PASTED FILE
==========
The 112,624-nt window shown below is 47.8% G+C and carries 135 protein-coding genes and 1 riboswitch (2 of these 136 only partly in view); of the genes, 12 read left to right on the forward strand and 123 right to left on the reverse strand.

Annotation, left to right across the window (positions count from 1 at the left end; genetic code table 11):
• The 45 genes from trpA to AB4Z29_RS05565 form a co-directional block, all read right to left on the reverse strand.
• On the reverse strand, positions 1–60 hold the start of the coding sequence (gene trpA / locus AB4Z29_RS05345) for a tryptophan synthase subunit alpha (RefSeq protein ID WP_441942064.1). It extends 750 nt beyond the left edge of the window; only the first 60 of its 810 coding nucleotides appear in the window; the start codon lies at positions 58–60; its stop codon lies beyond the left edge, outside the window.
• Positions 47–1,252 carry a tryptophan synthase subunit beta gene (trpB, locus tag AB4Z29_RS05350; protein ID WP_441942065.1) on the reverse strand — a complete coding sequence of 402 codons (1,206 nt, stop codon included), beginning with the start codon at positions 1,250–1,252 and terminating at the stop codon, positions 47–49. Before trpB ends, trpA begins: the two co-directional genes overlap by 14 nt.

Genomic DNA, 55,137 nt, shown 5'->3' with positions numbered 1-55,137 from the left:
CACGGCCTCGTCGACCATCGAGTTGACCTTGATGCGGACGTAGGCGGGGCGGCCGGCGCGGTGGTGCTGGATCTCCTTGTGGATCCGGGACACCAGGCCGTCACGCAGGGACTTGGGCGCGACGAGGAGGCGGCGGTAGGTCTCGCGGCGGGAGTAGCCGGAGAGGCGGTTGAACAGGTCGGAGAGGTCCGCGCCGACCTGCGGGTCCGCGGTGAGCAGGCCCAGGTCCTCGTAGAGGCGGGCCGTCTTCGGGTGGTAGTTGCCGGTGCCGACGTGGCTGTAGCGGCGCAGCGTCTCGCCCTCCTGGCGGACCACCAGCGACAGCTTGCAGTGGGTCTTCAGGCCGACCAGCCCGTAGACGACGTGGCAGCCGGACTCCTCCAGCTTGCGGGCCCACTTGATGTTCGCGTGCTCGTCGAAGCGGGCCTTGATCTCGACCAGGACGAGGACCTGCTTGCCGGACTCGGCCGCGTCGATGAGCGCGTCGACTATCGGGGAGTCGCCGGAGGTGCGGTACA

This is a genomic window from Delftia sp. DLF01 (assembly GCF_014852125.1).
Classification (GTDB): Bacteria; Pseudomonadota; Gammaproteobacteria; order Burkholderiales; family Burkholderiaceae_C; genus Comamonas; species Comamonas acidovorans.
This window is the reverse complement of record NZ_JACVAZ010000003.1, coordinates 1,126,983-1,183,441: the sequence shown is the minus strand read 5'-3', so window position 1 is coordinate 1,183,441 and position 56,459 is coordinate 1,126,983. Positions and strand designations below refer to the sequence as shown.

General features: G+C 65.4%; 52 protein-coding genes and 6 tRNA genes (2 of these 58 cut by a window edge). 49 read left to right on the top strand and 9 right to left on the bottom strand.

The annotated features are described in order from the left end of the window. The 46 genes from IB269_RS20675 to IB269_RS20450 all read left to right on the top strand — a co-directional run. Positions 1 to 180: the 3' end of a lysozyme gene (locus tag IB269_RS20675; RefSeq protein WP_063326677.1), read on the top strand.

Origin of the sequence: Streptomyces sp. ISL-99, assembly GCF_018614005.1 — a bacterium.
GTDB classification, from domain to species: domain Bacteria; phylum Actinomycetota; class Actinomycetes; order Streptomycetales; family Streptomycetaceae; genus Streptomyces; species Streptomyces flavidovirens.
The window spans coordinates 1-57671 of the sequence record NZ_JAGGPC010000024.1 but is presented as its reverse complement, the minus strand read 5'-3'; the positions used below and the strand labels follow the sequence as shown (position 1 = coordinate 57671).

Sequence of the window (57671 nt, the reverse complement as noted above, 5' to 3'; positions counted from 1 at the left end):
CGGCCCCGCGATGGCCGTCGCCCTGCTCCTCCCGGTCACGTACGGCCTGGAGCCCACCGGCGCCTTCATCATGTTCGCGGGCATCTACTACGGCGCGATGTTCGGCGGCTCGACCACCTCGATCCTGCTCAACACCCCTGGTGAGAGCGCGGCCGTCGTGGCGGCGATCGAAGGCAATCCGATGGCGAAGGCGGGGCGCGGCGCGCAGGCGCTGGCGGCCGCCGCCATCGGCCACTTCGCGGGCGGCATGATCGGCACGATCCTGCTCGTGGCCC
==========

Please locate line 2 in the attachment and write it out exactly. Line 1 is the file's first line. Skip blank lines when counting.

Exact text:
Annotation, left to right across the window (positions count from 1 at the left end; genetic code table 11):